Method diffusion in large open-source projects

Voluntary adoption of development methods in Debian

Martin F. Krafft <>

Research Room, FOSDEM 2008, Brussels, Belgium 23 Feb 2008

Research question

What are the factors which lead Debian developers to adopt new methods and more efficient workflows?


The Debian Project

"one of the largest software systems in the world, probably the largest" [Amor-Iglesias et al., 2005]

The typical Debian developer

These are from experience/discussions/speculation:

Decisions often appear unreasonable from a management perspective

Problems with current workflows

Developers are doing what the computer could be doing more efficiently

Why we are still doing it the old way

What can be done?


What's (in) a framework?

Problems with existing frameworks

I have tried [Rogers, 2003], [Wejnert, 2002], [Frambach and Schillewaert, 2002], [Gallivan, 2001], [Chau & Tam, 1997], [Saga & Zmud, 1994], [Fichman, 1992], [Davis, 1986], [Kwon & Zmud, 1987], [Tornatzky & Klein, 1982], and a few others…

Common issues:

Need for a new framework

It seems I need a specific framework for diffusion in


One does not discard a framework by looking at it, one discards a model when a better one has taken its place [Kuhn, 1970]

Thus, a bottom-up approach.


Research approach

Four phases of research:

  1. Collection of factors (grounded theory)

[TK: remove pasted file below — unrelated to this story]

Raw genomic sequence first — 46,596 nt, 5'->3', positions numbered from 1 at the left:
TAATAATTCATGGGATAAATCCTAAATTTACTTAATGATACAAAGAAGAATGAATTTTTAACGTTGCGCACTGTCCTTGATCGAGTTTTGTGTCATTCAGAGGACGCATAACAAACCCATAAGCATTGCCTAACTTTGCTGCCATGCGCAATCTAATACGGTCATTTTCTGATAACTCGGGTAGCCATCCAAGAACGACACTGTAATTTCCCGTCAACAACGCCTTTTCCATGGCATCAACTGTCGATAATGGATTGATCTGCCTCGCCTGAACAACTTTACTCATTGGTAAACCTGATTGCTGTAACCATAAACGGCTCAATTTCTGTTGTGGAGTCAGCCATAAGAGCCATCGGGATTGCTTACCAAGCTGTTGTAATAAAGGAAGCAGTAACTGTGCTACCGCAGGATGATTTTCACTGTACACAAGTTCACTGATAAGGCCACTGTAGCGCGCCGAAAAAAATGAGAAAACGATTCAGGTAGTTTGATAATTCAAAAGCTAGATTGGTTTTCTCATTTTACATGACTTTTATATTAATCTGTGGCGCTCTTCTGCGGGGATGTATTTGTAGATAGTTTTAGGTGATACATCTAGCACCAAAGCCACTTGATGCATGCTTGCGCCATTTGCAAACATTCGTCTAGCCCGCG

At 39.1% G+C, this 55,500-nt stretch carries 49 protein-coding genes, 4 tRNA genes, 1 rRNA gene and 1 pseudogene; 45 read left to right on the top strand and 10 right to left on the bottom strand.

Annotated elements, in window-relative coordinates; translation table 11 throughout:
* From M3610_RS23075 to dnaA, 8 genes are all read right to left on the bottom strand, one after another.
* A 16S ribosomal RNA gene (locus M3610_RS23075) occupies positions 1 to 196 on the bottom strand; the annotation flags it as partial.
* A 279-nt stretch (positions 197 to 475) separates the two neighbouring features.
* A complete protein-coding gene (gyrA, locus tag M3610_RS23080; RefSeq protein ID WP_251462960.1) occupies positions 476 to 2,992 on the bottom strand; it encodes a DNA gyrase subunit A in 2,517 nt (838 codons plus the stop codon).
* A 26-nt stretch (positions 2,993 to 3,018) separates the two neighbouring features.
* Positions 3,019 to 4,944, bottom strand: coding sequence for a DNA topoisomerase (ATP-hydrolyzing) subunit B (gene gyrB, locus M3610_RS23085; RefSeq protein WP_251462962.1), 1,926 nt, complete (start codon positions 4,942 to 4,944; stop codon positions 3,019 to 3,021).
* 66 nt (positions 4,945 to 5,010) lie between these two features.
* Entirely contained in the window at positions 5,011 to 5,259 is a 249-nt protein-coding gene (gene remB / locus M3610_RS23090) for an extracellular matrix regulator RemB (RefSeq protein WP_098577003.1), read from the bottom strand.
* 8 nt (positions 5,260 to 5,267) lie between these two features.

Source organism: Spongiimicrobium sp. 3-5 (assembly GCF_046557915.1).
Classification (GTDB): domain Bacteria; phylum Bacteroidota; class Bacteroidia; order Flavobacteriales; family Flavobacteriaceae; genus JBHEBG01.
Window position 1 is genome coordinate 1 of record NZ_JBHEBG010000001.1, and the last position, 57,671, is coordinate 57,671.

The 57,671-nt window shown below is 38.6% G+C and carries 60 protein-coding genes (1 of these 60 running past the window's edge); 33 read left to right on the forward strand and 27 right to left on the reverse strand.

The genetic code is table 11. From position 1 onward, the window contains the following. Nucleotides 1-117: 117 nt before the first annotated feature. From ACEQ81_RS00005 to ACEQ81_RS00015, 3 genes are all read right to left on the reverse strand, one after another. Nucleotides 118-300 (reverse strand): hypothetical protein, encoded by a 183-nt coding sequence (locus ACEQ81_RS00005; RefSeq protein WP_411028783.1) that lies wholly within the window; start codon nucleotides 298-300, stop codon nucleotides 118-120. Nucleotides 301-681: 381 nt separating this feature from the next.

2. Design of an inital framework and Delphi approach to improve it
  3. Community survey to sort and augment the factor set
  4. Application and verification of the framework

Phase 1: collection of factors


Strauss & Corbin [1998], because of:

Phase 2: framework design

  1. Initial ordering of factors into framework
  2. Delphi study to improve framework and realign factors
    • ~30 experts from different fields, compensated
    • Anonymous or not?
    • Use simple, known tools: mailing lists, wiki, chat

Possible outcome: an existing framework fits

Phase 3: community survey


Survey strategy:

Phase 4: application and verification

I have collected a large number of other classes I could study.




Progress to date

I have been considering the subject since 2003. The output so far has been mostly non-academic: in addition to numerous discussions and seven interviews, I


Thank you …


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